|LIFE AS A LOSER #7: "FEAR OF FAT.|
|By Will Leitch|
I have a weight problem. I’m not overweight, mind you, which makes my weight problem all the worse. For some reason - and I have my theories - I am obsessed with the notion that I am getting fat, even though evidence would suggest otherwise. At 5-foot-11, I weigh exactly 156 pounds - I am one of those people who knows exactly how much I weigh - but it seems like measuring age in dog years; mentally, I just multiply it by seven, and that’s how I feel.
How obsessed am I? Well, I won’t eat anything that doesn’t say “Fat Free,” “Healthy Choice,” or “Baked, Not Fried.” That might not seem all that strange, but I only eat a half-portion of these feasts as my one meal a day. I’ve only eaten once a day - no snacks - for about a year now, and it still causes me hunger pangs before I go to sleep. But I can deal with those. The problem arises when friends want to go to dinner and I’ve already eaten my allotted half-sandwich that afternoon. I just sit and stare at them blankly for about 20 minutes, sipping a Diet Coke.
The sad stories abound. At Thanksgiving, while all the relatives were going through the requisite gorging, I was picking through a collection of raisins, gravy - no potatoes - and those Olestra Doritos that supposedly hurt your colon but have no saturated fat. There was also the time when, on a first date, I ordered only a glass of water at an Italian restaurant. (Needless to say, there was no second date). And we won’t even talk about the women in my life who have left the room in exasperation after I asked them for the 47th time, “Do I look like I’ve gained any weight?”
There is a certain level at which mental imbalances start having severe physical effects, and I passed that point long ago. I am gaunt, wan, sickly, pale - all those words usually used to describe gymnasts and models. A good friend of mine, who had just finished a nasty round of chemotherapy, described me as “frighteningly thin” and mentioned she was concerned for my health. There are many occasions when I actually begin to feel faint and resign myself to eating some bread, the wheat stuff that tastes suspiciously like the back of a chair.
I am willing to pay these prices because I feel they are for the greater good. I’d rather be unhealthy and deranged than fat.
I’ve been like this since my junior year of college, when, out of nowhere, I gained 35 pounds. I’d never once watched my weight before, never even gave it a second thought, and then wham! I was chubby. I learned then that when you have gained weight, you can always count on your family to constantly remind you of it, viciously. I had an uncle who asked me if I could still see my penis (I told him I never could). I ran into a portly cousin who thanked me for drawing some attention away from him. And my mother was the worst of all. She actually told my grandmother she’d found stretch marks on my side, and she kept buying me new pants that were even bigger than I had become, “just in case you keep expanding.”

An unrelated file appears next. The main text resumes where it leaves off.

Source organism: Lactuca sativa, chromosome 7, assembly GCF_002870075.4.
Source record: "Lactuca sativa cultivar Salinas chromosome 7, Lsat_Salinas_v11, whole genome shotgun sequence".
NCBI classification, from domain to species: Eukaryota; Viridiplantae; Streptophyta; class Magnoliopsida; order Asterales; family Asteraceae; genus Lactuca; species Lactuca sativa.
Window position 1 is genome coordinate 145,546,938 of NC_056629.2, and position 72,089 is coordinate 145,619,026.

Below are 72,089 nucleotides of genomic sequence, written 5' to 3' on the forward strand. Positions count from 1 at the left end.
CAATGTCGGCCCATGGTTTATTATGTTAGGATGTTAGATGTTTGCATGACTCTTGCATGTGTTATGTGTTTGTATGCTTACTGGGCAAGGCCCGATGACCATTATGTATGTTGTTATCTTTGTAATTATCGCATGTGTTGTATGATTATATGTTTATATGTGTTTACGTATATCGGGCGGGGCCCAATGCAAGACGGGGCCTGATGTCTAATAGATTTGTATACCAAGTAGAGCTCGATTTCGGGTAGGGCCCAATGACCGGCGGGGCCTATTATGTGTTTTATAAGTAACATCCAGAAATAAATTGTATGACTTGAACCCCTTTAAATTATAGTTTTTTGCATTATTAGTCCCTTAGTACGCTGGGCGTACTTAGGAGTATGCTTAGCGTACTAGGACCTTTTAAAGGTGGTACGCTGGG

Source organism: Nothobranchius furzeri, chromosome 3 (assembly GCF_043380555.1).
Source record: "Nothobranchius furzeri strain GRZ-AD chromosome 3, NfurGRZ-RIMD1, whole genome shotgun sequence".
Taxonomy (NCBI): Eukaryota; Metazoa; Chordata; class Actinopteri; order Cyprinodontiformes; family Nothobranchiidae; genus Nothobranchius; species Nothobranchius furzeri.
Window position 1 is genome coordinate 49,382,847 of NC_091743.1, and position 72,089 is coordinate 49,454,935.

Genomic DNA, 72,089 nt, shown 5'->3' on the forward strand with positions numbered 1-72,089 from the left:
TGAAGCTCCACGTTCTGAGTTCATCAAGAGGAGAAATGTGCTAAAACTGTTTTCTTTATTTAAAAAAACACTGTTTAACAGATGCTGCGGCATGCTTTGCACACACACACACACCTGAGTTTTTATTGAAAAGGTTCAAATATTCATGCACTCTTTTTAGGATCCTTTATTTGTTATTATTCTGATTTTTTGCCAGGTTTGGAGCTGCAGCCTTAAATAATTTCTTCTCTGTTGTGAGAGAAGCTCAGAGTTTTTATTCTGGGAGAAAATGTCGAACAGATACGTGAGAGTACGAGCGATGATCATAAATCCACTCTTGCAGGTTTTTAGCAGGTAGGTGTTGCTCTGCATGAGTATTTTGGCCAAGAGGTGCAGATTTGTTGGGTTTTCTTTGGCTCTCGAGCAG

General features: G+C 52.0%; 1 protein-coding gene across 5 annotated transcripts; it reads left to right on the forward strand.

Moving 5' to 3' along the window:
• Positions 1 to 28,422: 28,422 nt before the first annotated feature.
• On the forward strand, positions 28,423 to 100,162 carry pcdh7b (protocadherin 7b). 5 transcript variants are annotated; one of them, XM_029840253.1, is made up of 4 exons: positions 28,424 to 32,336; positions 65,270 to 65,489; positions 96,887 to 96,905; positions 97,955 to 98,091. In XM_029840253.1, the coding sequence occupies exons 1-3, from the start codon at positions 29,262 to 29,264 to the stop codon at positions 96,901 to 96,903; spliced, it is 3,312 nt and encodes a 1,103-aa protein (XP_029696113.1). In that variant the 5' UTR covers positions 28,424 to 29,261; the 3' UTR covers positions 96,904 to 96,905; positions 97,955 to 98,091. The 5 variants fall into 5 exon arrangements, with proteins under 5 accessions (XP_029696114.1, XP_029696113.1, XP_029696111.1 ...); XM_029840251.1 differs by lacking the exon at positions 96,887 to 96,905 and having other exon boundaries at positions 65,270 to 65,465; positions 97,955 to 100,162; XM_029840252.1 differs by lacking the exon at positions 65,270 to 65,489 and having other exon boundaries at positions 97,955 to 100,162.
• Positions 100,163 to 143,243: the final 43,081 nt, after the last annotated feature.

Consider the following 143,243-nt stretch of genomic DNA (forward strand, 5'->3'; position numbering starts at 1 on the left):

This obviously didn’t sit well with me, but having never been fat before, I had no idea what one did to diet. I considered exercise, but when I went to join a health club, the guy who gave me a tour was so obnoxious - “Listen, I can’t let you walk out the door without you signing this piece of paper. This special is TODAY only!” - I was instantly turned off. I tried cooking various healthy dishes, but the only kitchen utensil I know how to use is the microwave. I even (yikes) tried buying one of those self-help tapes you put in your stereo when you fall sleep, but all that did was make my roommates lose 15 pounds.
So I tried a different technique. I switched from regular Coke to Diet Coke - I’ve become so fanatical about this switch that I watch waitresses to make sure they don’t give me regular Coke; I even insist on rum and Diet Coke at bars. I started smoking and I stopped eating. And it worked. The weight went away, and I’ve continued the “diet” ever since. I now weigh about 15 pounds less I did before I ballooned in the first place.
Recently, a new wrinkle was added to this routine. I have begun taking two Dexatrim tablets when I wake up in the morning, with my skim milk, of course. Word about this habit has gotten out amongst my friends and colleagues, but I always tell people I only take one, as if that’s any saner than taking two. Intellectually, I’m aware that taking Dexatrim probably doesn’t make a lick of difference, and I’m just rotting out my insides with something called phynylpropanolamine (the instructions on the side of the box say, “This product’s effectiveness in facilitating weight loss is directly related to the degree to which you reduce your usual food intake,” which makes it quite similar to other diet aids like reading, talking on the phone and flushing the toilet).
But I take the stuff anyway. I tried to stop a couple of months ago, and I wound up feeling like a whale all day. If they could somehow put a placebo in Dexatrim packaging without my knowing, I would be just fine. Well, maybe not fine, but I wouldn’t be internally chewed at every day.
I’ve recognized that this little neurotic hangup with my weight won’t be changing anytime soon, so I’m now just going to try to hide it. My parents are coming into town to visit this weekend, and I just got back from the grocery store, armed with frozen pizzas, fish sticks and oatmeal cookies. I’m going to place them strategically throughout my apartment, making sure they’re easily visible, and if my parents ask, I’m going to say that, doggone it, it’s the happiness inside that counts, and if I gain weight, well, so be it. They probably won’t believe me, but I bet they don’t call me on it. For now, that will have to do.
By the way, how do I look in these pants?